It’s all quite dark and more than a bit twisted, but writing in this way gave me space to dabble in all of the genres I’ve had an interest in. There are stories primarily based in the thriller/suspense genre, in horror, in fantasy and sci-fi and, to begin with, it can definitely be quite confusing. I’ve written it in a way which, I hope, begs for a second read, because there are little callbacks and subtleties that won’t be noticeable at first. I don’t want to give anything away, but once you realise what this book really is… it should come as a bit of a revelation, if not a relief! Plus, it’s only short… which can only help.
Both of your published books are short stories, have you considered writing a novel?
I definitely have considered it and I’ve done it. I wrote a thriller called Kept in the Dark, which I’m currently querying – this was my first foray into proper writing and I’ve had some good feedback from readers, but I’m yet to land an agent. I’ve done some more revisions recently, and I hope that helps. It explores government and insitutional corruption and how the people who oppose this are viewed. It’s set in what I call a near-future dystopia – a little bit Black Mirror. I’ve also written an SFF novel called Craft (Working Title), which explores social, racial and gender inequality in a way I hope is unique. I try to incorporate more meaningful themes into my work when I can.
Do you have any projects you’re working on at the moment?
Too many, and I curse myself whenever I add another. I’m currently working on a short story (should end up about 5000 words) which is a YA (ish), supernatural thriller. I’m not too far off finishing the first draft of this, but I have no idea what I’m going to do with it. I’m also editing my first screenplay using the wise words of Syd Field and some beta readers as a basis. I would love to write for the screen, so I’m going to try and make a go of this. It’s a post-apocalyptic comedy. I should be editing my second novel, but it is hard to tear myself away from the new stuff (this is always a problem) and I did start writing the sequel to this as well when I was stuck in a Brazilian airport for about 8 hours. So, I’ll get back to that at some point as well.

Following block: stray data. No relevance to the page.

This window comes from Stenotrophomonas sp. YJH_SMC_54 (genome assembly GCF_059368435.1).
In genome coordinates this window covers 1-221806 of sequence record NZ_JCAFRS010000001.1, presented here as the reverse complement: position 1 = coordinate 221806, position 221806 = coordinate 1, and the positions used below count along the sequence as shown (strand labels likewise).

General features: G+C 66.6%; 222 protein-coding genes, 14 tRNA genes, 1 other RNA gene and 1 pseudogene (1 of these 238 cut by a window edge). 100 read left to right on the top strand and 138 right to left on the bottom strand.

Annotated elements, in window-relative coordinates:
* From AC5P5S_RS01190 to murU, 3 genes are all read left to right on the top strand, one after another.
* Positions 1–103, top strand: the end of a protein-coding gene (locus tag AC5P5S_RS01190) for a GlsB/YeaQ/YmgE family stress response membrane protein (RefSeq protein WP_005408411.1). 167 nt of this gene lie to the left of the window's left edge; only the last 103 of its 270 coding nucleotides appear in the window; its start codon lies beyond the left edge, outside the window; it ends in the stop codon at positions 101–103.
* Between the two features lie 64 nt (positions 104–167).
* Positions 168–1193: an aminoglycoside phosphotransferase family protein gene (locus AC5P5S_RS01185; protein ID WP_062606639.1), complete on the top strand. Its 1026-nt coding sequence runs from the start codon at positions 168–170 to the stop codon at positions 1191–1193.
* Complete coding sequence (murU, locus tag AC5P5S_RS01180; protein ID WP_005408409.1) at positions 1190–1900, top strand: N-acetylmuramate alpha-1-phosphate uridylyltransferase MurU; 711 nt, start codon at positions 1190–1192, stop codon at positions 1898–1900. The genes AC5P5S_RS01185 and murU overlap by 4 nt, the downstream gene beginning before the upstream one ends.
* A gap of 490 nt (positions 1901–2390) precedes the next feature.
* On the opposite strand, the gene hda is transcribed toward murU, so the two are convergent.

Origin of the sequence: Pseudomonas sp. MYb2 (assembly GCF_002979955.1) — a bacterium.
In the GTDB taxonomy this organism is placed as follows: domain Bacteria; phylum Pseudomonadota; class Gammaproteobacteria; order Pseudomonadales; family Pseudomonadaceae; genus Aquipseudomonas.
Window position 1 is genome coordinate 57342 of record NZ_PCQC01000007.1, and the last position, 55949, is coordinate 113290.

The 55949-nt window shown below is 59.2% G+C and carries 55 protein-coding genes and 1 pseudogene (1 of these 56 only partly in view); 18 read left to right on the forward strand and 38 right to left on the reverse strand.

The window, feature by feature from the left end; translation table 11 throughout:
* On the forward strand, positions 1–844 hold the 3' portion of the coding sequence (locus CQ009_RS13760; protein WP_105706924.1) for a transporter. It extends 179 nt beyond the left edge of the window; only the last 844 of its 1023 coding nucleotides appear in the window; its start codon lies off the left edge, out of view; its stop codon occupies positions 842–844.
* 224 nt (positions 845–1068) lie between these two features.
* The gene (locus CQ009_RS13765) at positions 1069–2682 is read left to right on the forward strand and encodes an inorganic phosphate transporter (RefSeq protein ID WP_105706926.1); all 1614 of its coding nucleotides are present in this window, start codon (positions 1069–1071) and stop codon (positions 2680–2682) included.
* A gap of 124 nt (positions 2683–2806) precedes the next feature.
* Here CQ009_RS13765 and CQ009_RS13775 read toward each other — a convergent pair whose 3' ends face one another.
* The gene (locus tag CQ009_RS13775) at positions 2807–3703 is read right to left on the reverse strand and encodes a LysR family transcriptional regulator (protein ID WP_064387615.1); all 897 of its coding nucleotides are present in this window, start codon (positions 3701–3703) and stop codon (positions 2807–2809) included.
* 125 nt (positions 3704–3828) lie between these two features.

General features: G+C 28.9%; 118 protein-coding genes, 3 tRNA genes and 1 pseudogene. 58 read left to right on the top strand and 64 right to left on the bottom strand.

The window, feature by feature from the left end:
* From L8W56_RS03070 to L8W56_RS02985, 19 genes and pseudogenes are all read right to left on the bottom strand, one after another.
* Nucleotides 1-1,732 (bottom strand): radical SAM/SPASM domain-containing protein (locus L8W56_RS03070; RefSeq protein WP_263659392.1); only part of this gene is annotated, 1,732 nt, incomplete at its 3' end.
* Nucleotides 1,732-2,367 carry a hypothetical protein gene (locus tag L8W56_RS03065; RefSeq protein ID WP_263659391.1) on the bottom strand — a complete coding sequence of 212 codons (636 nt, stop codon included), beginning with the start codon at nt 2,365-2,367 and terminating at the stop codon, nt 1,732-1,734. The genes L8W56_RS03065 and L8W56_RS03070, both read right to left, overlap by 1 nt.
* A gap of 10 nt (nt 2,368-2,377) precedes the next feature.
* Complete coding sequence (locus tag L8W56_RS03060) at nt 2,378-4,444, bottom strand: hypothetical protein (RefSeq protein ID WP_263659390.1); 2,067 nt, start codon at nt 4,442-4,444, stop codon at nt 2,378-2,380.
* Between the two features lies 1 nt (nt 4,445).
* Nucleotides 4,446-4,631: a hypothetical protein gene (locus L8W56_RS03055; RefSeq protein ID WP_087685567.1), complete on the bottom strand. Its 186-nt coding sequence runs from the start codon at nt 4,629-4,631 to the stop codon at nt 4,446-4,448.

For those of you who follow me on social media (see the links below if you’d like to follow), you may have noticed that I did a podcast interview recently and was waiting for it to air.
Well, it all started when I was approached by Megha on Twitter, asking me to do a podcast interview and I jumped at the opportunity. Not necessarily because I love supporting fellow authors and creative minds (which I do), and it’ll be good publicity for me, but because I will be getting out of my comfort zone HUGELY.
If you don’t know, I had Selective Mutism as a child, you can read my previous post on ‘Why “The Girl Who Whispered“‘ here, which explains more about it, and as silly as it sounds, talking is something I have always struggled with.
When we scheduled to do it, I was very nervous, I could literally feel my heart beating in my chest. Megha was so lovely though, so understanding and I eventually felt myself calming (okay, a little).
I’ve been waiting for it to go live with baited breath, although the hard part was over, I was still really nervous about it going live. All those years worrying about speaking and I was going public on the internet. But the podcast went live today at 14:30 BST and I couldn’t be happier. It came out great!
If you’re interested in listening, here it is on spotify:
Huge thanks to Megha for the opportunity, it was great to make such a lovely connection too, and thanks everyone who has already listened to it – I was told Megha’s listeners love it (I think it’s my British accent!)
If you’d like to support Megha and her podcast, please check out her links: